• Louisiana National Guardsmen fill Hesco baskets with sand as they lay out 2.5 miles of the barrier as a secondary defense on the beach shoreline of Port Fourchon, La., May 25, to protect against the approaching oil in the Gulf of Mexico.

    National Guard engineers work to protect Louisiana coastline

    Louisiana National Guardsmen fill Hesco baskets with sand as they lay out 2.5 miles of the barrier as a secondary defense on the beach shoreline of Port Fourchon, La., May 25, to protect against the approaching oil in the Gulf of Mexico.

  • UH-60 Black Hawk helicopters belonging to the 1/244th Assault Helicopter Battalion, State Aviation Command, Louisiana Army National Guard, in Hammond, La., sling load several 1,000-pound sandbags to Trinity Island to fill in a low-lying area critical to oil spill mitigation efforts along Louisiana's shoreline, May 27. Trinity Island is one of many barrier islands along the coast of Louisiana threatened by the oil spill.

    National Guard engineers work to protect Louisiana coastline

    UH-60 Black Hawk helicopters belonging to the 1/244th Assault Helicopter Battalion, State Aviation Command, Louisiana Army National Guard, in Hammond, La., sling load several 1,000-pound sandbags to Trinity Island to fill in a low-lying area critical...

PORT FOURCHON, La. (Army News Service, June 1, 2010) -- Activated Louisiana National Guard Soldiers are continuing efforts to brace the state's coastline for impact of the Gulf of Mexico oil spill.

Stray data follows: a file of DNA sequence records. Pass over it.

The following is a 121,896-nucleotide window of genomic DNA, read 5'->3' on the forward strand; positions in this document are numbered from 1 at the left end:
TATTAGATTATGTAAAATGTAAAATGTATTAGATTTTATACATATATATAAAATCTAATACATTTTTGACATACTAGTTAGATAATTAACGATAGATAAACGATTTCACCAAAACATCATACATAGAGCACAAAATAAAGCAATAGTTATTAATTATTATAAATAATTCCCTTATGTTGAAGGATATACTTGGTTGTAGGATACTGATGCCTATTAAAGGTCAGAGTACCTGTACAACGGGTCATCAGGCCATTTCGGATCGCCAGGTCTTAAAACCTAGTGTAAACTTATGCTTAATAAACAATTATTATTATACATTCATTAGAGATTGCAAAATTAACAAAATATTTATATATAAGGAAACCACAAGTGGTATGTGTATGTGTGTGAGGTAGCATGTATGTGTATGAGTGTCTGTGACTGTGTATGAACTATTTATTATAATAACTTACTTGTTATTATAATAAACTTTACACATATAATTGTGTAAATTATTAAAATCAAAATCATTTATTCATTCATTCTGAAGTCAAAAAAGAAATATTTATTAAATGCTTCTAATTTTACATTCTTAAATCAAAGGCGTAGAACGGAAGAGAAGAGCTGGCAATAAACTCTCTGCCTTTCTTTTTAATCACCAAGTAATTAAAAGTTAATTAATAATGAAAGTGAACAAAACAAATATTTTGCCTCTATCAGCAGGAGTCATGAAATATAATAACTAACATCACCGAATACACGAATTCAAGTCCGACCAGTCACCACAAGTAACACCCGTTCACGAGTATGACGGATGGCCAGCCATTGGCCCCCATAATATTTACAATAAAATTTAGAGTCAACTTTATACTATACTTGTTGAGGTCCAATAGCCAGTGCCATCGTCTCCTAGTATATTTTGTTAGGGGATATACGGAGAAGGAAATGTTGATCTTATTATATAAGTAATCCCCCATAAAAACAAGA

The Guard's 225th Engineer Brigade is continuing to construct a sand-filled basket barrier on the beach in Port Fourchon, La. To date, the engineers have built about 2.5 miles of the Hesco-basket barrier wall.

The wall consists of about 1,000 sections, each consisting of five linked baskets that are then filled with sand. The engineers have been assembling an average of 300 sections a day.

"Our expectation for this barrier wall is for it to protect the marshlands directly behind it," said 2nd Lt. Paul D. Mounts, platoon leader with the 928th Sapper Company, 769th Engineer Battalion. "The marshlands are a home to nesting grounds for many different bird and animal species."

"We've been working very hard, filling each basket with as much sand as we can every day," said Spc. Thomas G. Webb, a heavy equipment operator with the 922nd Horizontal Engineer Company. "We've had good training, good operating, and I believe we've accomplished a lot since we began working."

The National Guard has been receiving help and support from BP and other civilian contract workers.

"The operations have been pretty smooth, especially with the help we've been getting," said Mounts, a native of Zachary, La. "They've been spot on with our needs, whether it be billeting, food, or supplies."

"As long as we get missions, we will continue to work hard to get them done," said Webb.

Also, the 769th Engineer Battalion and the State Aviation Command completed sandbag drop operations in the vicinity of Trinity Island on May 27, filling a 115-foot area.

Their mission was to emplace 115-feet of 2,000-pound sandbags in the vicinity of Trinity Island in order to fill in a low-lying area critical to oil spill mitigation efforts along Louisiana's shoreline.

Inclement weather impacted their progress, but the Guardsmen were able to complete the project in less than two days.

"I feel great about helping the parish and helping protect this marshy area," said Capt. Jeffrey L. Giering, commander of the 928th Sapper Company. "Our Soldiers, with the support of aviation command, stepped it up and protected the area."

Nearly 1,400 National Guard Soldiers have been activated to assist in oil-related clean-up since the Deepwater Horizon rig exploded and sank April 20.

Page last updated Tue June 1st, 2010 at 11:10